Dodgers, Braves turn to rookie pitchers
LOS ANGELES — The Los Angeles Dodgers are about to find out if their $36 million investment in Hyun-Jin Ryu pays off in the postseason.
The 26-year-old rookie pitcher from South Korea will start Sunday night in the Dodgers’ first home playoff game since 2009. Los Angeles is looking to take control of the best-of-five National League division series after splitting the first two games in Atlanta.
The Braves are turning to their own rookie, 22-year-old Julio Teheran.
Ryu isn’t a typical rookie, having brought a wealth of experience from his native country when he signed with the Dodgers last winter. Teheran more accurately fits the description, with just four major league starts under his belt before this season.
Both the left-handed Ryu and right-handed Teheran went 14-8 during the regular season.
Teheran will be facing the Dodgers for the first time. Ryu made two regular-season starts against the Braves, both no-decisions. He gave up one run in 7⅔ innings the last time he faced Atlanta on June 7.
Ryu threw a bullpen session Friday in Atlanta, something he rarely did during the regular season. He hasn’t pitched since Sept. 29.
“Typically when I rest longer than normal, I always squeeze in a bullpen just to make sure that my body is responding the way I want it to,” he said Saturday through a translator.
Ryu drew an audience for the session that included manager Don Mattingly, and Stan Conte and Dr. Neal ElAttrache of the team’s medical staff. Ryu missed a turn in early September because of a back ailment and went 2-5 with a 3.30 ERA over his final seven starts.
But Mattingly said there were no concerns about Ryu’s health.
“He’s been pitching big all year long,” Mattingly said. “He’s able to exploit anybody that we want.”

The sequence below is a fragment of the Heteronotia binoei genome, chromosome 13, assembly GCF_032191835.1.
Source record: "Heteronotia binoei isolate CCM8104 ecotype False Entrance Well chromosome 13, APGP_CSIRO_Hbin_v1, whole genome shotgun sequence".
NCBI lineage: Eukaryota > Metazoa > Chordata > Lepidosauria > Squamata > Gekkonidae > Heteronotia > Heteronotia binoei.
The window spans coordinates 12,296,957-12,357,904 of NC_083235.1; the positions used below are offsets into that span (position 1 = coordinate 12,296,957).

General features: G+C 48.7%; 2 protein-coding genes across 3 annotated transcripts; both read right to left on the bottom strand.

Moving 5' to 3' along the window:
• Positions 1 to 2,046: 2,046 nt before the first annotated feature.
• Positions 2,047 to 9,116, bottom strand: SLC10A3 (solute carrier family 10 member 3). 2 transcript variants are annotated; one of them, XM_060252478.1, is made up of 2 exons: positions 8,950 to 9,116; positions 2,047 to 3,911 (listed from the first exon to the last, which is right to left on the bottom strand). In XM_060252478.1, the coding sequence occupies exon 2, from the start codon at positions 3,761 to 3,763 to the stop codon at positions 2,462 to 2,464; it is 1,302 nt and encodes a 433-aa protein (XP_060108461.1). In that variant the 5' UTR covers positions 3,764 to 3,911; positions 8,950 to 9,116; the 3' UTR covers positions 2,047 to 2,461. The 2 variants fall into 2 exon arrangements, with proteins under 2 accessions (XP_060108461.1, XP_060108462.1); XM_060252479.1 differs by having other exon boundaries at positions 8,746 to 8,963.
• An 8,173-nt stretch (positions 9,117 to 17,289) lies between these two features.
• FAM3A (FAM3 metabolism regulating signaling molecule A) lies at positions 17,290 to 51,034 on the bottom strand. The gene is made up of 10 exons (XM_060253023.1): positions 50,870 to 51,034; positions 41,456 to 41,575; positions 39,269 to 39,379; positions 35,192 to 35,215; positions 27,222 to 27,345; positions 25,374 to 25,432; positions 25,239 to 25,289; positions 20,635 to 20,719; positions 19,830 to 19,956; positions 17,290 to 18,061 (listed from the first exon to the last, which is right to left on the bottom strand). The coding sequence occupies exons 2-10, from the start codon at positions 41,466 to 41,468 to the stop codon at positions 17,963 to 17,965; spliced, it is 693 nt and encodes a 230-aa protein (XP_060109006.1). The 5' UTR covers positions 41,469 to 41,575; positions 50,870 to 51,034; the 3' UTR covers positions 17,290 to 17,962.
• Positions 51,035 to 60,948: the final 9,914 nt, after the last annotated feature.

The Dodgers signed Ryu to a six-year deal, making him the first player to go from the Korean Baseball Organization to the major leagues. They landed him after bidding $25.7 million to win exclusive negotiating rights with him. Besides his seven seasons in the KBO, he pitched in the 2009 World Baseball Classic at Dodger Stadium as a reliever.
Ryu has the support of ace Clayton Kershaw, who pitched the Dodgers to a 6-1 victory in the series opener.
“We don’t consider him a rookie,” Kershaw said. “The way he carries himself every day, we’re really not worried about composure or the adrenaline getting to him, or anything like that. He has such a great feel for his four pitches.”
A.J. Ellis has caught Ryu all season long, with Ryu learning enough English to communicate during games.
“He never gets frazzled or out of sorts,” Ellis said. “He’s a guy who thrives in the big moment. This is definitely not going to be the biggest game he’s ever pitched.”
It may be among the most watched, though, because Game 3 will be seen in South Korea.
“It’s a huge motivation to know that an entire country’s going to be watching the game,” Ryu said. “But equally important is the fans here at Dodger Stadium and the Korean community here. I understand there are going to be a lot of them coming out tomorrow, but it’s a big encouragement for me.”
Like Mattingly with Ryu, Atlanta manager Fredi Gonzalez won’t approach Teheran any differently just because he’s making his postseason debut.
“I wouldn’t even bring it up or anything,” Gonzalez said. “He’s going to go out and he’s going to compete like he always has. If he gets his fastball command and throws the secondary pitches, he’s going to be OK.”
Teheran, who is from Colombia, came into his own this season after fleeting appearances in the majors the previous two years. He had a 2.97 ERA in the second half for the Braves, the only division winner to have a losing road record at 40-41.
“I feel really excited about this game,” Teheran said. “I never thought that I’m going to be in this situation this year in my first year. But I’m just trying to calm down myself and be focused on the game and try to do the same thing I’ve been doing.”